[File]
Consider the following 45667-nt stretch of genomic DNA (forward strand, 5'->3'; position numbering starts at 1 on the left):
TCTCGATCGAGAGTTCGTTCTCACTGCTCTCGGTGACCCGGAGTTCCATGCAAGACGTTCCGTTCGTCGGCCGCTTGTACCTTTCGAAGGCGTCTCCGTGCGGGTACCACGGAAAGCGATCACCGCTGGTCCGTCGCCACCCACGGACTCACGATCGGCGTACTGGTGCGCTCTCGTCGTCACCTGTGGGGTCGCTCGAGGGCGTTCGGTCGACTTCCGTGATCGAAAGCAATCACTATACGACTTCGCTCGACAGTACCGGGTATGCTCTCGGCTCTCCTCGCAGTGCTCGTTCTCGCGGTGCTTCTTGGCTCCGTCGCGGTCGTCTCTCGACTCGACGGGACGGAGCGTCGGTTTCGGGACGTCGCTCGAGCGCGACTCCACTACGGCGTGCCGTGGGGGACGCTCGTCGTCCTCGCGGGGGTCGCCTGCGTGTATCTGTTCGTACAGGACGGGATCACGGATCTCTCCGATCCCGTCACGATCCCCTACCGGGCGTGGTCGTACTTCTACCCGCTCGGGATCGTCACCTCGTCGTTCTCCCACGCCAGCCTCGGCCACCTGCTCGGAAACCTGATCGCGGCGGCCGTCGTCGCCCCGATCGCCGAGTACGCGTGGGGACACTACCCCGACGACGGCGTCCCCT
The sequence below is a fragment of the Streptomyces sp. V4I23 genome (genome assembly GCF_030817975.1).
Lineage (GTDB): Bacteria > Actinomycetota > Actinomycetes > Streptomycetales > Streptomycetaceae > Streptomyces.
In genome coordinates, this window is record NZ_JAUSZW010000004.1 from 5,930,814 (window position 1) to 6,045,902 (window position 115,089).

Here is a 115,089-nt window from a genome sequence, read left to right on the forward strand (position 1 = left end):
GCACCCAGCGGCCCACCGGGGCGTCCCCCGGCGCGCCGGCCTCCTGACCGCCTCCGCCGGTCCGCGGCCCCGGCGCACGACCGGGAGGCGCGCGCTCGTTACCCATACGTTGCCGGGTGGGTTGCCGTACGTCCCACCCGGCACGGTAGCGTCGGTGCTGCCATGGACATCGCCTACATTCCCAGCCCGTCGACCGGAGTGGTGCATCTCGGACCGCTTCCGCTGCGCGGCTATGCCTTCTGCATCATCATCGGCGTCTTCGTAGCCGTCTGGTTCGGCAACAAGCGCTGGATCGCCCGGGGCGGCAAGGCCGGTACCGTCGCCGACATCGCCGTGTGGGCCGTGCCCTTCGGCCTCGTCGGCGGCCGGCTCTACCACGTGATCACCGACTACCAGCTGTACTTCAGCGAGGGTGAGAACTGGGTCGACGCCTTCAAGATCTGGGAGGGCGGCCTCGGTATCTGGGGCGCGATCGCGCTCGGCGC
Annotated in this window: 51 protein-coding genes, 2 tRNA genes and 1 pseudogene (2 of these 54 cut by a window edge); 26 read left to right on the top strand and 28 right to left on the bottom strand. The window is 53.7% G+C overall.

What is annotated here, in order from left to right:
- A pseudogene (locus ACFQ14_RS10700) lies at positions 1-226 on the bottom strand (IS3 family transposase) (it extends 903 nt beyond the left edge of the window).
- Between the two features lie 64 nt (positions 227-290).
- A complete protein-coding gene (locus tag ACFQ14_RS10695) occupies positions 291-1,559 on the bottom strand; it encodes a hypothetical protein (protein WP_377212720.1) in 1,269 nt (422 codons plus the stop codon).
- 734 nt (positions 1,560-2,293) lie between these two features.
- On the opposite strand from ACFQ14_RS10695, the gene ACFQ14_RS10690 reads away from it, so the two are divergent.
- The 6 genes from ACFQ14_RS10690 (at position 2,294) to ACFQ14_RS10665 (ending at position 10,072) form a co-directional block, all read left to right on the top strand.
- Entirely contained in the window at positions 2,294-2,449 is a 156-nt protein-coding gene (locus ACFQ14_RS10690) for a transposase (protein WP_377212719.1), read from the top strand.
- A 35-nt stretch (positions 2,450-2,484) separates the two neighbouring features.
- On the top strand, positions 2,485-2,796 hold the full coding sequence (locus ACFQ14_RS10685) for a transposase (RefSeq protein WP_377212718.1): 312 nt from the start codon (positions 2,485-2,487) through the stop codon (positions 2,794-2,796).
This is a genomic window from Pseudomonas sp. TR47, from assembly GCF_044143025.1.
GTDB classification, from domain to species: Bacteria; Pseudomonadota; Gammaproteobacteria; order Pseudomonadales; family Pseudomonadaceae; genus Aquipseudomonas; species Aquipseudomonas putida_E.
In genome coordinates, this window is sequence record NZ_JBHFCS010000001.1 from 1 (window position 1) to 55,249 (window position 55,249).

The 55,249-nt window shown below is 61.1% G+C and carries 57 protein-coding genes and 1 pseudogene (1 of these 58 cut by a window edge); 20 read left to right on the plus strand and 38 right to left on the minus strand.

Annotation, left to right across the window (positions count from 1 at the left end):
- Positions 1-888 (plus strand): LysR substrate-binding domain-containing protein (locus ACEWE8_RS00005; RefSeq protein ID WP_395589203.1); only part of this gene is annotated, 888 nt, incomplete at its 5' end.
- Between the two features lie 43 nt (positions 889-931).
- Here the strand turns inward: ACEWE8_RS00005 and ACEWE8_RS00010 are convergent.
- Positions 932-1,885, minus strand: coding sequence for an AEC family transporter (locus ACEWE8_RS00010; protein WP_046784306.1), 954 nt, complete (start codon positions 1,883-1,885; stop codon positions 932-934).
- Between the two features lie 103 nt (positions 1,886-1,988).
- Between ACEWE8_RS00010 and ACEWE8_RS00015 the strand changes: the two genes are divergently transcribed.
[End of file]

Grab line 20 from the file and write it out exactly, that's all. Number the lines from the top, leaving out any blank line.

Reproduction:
GTDB classification, from domain to species: Bacteria; Pseudomonadota; Gammaproteobacteria; order Pseudomonadales; family Pseudomonadaceae; genus Aquipseudomonas; species Aquipseudomonas putida_E.